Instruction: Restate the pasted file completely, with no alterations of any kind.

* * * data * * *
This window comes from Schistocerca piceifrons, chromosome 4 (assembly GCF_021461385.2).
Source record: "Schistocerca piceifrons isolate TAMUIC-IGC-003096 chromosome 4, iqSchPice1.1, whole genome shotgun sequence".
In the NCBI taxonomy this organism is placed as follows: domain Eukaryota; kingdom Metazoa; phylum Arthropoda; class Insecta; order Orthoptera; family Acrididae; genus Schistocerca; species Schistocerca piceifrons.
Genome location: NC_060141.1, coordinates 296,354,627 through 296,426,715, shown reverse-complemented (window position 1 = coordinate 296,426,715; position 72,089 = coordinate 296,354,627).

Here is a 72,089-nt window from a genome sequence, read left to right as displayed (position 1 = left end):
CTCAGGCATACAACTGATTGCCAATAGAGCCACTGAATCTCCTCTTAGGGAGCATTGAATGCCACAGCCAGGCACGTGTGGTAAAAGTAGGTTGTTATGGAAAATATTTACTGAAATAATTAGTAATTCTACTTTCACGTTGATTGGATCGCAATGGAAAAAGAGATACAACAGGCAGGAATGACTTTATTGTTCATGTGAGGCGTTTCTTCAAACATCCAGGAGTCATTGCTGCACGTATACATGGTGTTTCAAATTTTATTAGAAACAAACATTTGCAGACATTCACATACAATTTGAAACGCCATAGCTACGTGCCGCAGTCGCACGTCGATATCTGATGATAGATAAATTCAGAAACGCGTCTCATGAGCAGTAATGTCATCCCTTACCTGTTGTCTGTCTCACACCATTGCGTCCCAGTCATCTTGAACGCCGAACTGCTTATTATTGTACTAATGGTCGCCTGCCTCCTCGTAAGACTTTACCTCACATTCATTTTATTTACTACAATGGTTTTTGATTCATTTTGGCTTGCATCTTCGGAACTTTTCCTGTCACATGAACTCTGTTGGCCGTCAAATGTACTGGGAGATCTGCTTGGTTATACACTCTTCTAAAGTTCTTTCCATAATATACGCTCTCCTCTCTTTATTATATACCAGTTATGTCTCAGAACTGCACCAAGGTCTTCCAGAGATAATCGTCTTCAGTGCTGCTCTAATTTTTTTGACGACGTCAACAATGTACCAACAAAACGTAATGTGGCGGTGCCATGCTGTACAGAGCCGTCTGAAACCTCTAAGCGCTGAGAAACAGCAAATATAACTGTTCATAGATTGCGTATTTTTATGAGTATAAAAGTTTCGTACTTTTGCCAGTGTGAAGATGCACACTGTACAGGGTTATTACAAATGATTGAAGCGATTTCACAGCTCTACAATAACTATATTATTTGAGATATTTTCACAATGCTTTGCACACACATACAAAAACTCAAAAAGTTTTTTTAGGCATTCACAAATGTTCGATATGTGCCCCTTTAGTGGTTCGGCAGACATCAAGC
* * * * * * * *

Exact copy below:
This window comes from Schistocerca piceifrons, chromosome 4 (assembly GCF_021461385.2).
Source record: "Schistocerca piceifrons isolate TAMUIC-IGC-003096 chromosome 4, iqSchPice1.1, whole genome shotgun sequence".
In the NCBI taxonomy this organism is placed as follows: domain Eukaryota; kingdom Metazoa; phylum Arthropoda; class Insecta; order Orthoptera; family Acrididae; genus Schistocerca; species Schistocerca piceifrons.
Genome location: NC_060141.1, coordinates 296,354,627 through 296,426,715, shown reverse-complemented (window position 1 = coordinate 296,426,715; position 72,089 = coordinate 296,354,627).

Here is a 72,089-nt window from a genome sequence, read left to right as displayed (position 1 = left end):
CTCAGGCATACAACTGATTGCCAATAGAGCCACTGAATCTCCTCTTAGGGAGCATTGAATGCCACAGCCAGGCACGTGTGGTAAAAGTAGGTTGTTATGGAAAATATTTACTGAAATAATTAGTAATTCTACTTTCACGTTGATTGGATCGCAATGGAAAAAGAGATACAACAGGCAGGAATGACTTTATTGTTCATGTGAGGCGTTTCTTCAAACATCCAGGAGTCATTGCTGCACGTATACATGGTGTTTCAAATTTTATTAGAAACAAACATTTGCAGACATTCACATACAATTTGAAACGCCATAGCTACGTGCCGCAGTCGCACGTCGATATCTGATGATAGATAAATTCAGAAACGCGTCTCATGAGCAGTAATGTCATCCCTTACCTGTTGTCTGTCTCACACCATTGCGTCCCAGTCATCTTGAACGCCGAACTGCTTATTATTGTACTAATGGTCGCCTGCCTCCTCGTAAGACTTTACCTCACATTCATTTTATTTACTACAATGGTTTTTGATTCATTTTGGCTTGCATCTTCGGAACTTTTCCTGTCACATGAACTCTGTTGGCCGTCAAATGTACTGGGAGATCTGCTTGGTTATACACTCTTCTAAAGTTCTTTCCATAATATACGCTCTCCTCTCTTTATTATATACCAGTTATGTCTCAGAACTGCACCAAGGTCTTCCAGAGATAATCGTCTTCAGTGCTGCTCTAATTTTTTTGACGACGTCAACAATGTACCAACAAAACGTAATGTGGCGGTGCCATGCTGTACAGAGCCGTCTGAAACCTCTAAGCGCTGAGAAACAGCAAATATAACTGTTCATAGATTGCGTATTTTTATGAGTATAAAAGTTTCGTACTTTTGCCAGTGTGAAGATGCACACTGTACAGGGTTATTACAAATGATTGAAGCGATTTCACAGCTCTACAATAACTATATTATTTGAGATATTTTCACAATGCTTTGCACACACATACAAAAACTCAAAAAGTTTTTTTAGGCATTCACAAATGTTCGATATGTGCCCCTTTAGTGGTTCGGCAGACATCAAGC